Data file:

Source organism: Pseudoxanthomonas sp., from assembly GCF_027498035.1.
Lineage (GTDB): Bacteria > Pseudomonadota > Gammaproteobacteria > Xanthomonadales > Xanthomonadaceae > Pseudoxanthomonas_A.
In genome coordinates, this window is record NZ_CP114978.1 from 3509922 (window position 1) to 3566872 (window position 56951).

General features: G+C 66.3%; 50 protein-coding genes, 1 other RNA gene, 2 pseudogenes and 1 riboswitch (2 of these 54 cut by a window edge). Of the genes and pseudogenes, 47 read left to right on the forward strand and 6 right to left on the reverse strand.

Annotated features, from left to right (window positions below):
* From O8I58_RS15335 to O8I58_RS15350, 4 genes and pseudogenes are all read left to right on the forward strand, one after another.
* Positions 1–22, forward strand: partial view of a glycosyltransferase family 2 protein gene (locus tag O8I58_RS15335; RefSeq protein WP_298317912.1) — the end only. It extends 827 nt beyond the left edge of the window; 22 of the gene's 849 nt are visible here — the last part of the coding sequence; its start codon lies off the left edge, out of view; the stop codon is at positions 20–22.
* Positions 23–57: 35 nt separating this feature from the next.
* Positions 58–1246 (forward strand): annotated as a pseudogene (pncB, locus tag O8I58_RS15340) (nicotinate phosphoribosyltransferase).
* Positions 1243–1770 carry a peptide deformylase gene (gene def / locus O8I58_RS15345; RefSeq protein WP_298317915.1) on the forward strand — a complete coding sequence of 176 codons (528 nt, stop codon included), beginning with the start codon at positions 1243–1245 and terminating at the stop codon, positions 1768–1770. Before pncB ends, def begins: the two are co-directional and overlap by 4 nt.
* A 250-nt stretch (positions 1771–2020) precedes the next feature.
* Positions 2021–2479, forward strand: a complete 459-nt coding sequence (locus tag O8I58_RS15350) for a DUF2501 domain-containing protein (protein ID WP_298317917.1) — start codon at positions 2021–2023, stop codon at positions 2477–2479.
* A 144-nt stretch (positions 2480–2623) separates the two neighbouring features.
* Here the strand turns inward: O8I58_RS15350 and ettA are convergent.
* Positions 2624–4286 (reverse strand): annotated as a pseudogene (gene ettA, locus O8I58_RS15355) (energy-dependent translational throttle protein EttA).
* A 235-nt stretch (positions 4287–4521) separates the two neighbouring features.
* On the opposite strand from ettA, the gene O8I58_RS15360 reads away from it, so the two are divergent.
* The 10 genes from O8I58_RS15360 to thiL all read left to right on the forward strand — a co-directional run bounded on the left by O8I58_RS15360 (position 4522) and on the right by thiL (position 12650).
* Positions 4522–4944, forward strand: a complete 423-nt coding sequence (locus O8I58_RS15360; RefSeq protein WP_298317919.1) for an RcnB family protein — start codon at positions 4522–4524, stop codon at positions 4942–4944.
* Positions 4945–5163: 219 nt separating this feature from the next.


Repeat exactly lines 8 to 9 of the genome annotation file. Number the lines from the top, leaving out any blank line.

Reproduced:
* Positions 23–57: 35 nt separating this feature from the next.
* Positions 58–1246 (forward strand): annotated as a pseudogene (pncB, locus tag O8I58_RS15340) (nicotinate phosphoribosyltransferase).